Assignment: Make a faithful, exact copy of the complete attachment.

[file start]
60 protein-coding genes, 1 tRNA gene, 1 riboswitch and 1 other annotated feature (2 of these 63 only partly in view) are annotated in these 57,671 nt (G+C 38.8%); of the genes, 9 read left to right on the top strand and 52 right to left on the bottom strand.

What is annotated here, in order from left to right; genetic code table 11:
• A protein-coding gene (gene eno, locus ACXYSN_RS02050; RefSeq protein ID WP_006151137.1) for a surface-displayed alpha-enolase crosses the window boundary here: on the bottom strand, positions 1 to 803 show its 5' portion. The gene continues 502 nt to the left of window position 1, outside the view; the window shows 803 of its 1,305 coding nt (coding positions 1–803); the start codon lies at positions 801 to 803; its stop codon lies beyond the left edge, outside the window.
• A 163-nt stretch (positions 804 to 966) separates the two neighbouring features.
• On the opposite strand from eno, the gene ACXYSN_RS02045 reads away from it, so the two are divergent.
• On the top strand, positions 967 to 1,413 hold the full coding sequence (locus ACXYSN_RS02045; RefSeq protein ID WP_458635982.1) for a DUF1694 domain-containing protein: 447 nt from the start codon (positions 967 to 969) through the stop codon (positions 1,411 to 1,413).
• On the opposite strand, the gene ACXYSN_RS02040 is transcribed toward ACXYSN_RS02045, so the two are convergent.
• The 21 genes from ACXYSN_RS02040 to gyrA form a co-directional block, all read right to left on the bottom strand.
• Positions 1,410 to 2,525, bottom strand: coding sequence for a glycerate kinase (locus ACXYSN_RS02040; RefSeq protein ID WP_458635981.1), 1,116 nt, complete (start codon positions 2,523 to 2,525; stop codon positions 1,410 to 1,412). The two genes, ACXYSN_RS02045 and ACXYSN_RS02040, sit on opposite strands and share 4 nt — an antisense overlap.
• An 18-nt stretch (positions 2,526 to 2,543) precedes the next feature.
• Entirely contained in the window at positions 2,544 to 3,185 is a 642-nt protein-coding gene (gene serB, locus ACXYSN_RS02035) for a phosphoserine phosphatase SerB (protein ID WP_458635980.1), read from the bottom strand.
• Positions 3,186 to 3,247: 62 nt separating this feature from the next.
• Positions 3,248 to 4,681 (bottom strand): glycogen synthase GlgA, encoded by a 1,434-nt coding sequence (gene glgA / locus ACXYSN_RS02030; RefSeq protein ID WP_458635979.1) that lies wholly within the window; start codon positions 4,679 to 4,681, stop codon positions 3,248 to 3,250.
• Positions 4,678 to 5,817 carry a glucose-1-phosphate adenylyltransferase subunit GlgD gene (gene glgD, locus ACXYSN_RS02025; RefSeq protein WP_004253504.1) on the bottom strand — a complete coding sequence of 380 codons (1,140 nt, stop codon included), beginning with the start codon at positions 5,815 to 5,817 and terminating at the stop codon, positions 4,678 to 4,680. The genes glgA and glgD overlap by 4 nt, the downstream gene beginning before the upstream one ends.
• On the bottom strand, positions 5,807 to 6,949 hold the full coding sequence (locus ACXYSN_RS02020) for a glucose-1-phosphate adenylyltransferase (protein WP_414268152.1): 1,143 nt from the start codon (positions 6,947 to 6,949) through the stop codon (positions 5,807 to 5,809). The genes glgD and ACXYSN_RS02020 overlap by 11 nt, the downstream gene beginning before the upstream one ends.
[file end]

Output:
60 protein-coding genes, 1 tRNA gene, 1 riboswitch and 1 other annotated feature (2 of these 63 only partly in view) are annotated in these 57,671 nt (G+C 38.8%); of the genes, 9 read left to right on the top strand and 52 right to left on the bottom strand.

What is annotated here, in order from left to right; genetic code table 11:
• A protein-coding gene (gene eno, locus ACXYSN_RS02050; RefSeq protein ID WP_006151137.1) for a surface-displayed alpha-enolase crosses the window boundary here: on the bottom strand, positions 1 to 803 show its 5' portion. The gene continues 502 nt to the left of window position 1, outside the view; the window shows 803 of its 1,305 coding nt (coding positions 1–803); the start codon lies at positions 801 to 803; its stop codon lies beyond the left edge, outside the window.
• A 163-nt stretch (positions 804 to 966) separates the two neighbouring features.
• On the opposite strand from eno, the gene ACXYSN_RS02045 reads away from it, so the two are divergent.
• On the top strand, positions 967 to 1,413 hold the full coding sequence (locus ACXYSN_RS02045; RefSeq protein ID WP_458635982.1) for a DUF1694 domain-containing protein: 447 nt from the start codon (positions 967 to 969) through the stop codon (positions 1,411 to 1,413).
• On the opposite strand, the gene ACXYSN_RS02040 is transcribed toward ACXYSN_RS02045, so the two are convergent.
• The 21 genes from ACXYSN_RS02040 to gyrA form a co-directional block, all read right to left on the bottom strand.
• Positions 1,410 to 2,525, bottom strand: coding sequence for a glycerate kinase (locus ACXYSN_RS02040; RefSeq protein ID WP_458635981.1), 1,116 nt, complete (start codon positions 2,523 to 2,525; stop codon positions 1,410 to 1,412). The two genes, ACXYSN_RS02045 and ACXYSN_RS02040, sit on opposite strands and share 4 nt — an antisense overlap.
• An 18-nt stretch (positions 2,526 to 2,543) precedes the next feature.
• Entirely contained in the window at positions 2,544 to 3,185 is a 642-nt protein-coding gene (gene serB, locus ACXYSN_RS02035) for a phosphoserine phosphatase SerB (protein ID WP_458635980.1), read from the bottom strand.
• Positions 3,186 to 3,247: 62 nt separating this feature from the next.
• Positions 3,248 to 4,681 (bottom strand): glycogen synthase GlgA, encoded by a 1,434-nt coding sequence (gene glgA / locus ACXYSN_RS02030; RefSeq protein ID WP_458635979.1) that lies wholly within the window; start codon positions 4,679 to 4,681, stop codon positions 3,248 to 3,250.
• Positions 4,678 to 5,817 carry a glucose-1-phosphate adenylyltransferase subunit GlgD gene (gene glgD, locus ACXYSN_RS02025; RefSeq protein WP_004253504.1) on the bottom strand — a complete coding sequence of 380 codons (1,140 nt, stop codon included), beginning with the start codon at positions 5,815 to 5,817 and terminating at the stop codon, positions 4,678 to 4,680. The genes glgA and glgD overlap by 4 nt, the downstream gene beginning before the upstream one ends.
• On the bottom strand, positions 5,807 to 6,949 hold the full coding sequence (locus ACXYSN_RS02020) for a glucose-1-phosphate adenylyltransferase (protein WP_414268152.1): 1,143 nt from the start codon (positions 6,947 to 6,949) through the stop codon (positions 5,807 to 5,809). The genes glgD and ACXYSN_RS02020 overlap by 11 nt, the downstream gene beginning before the upstream one ends.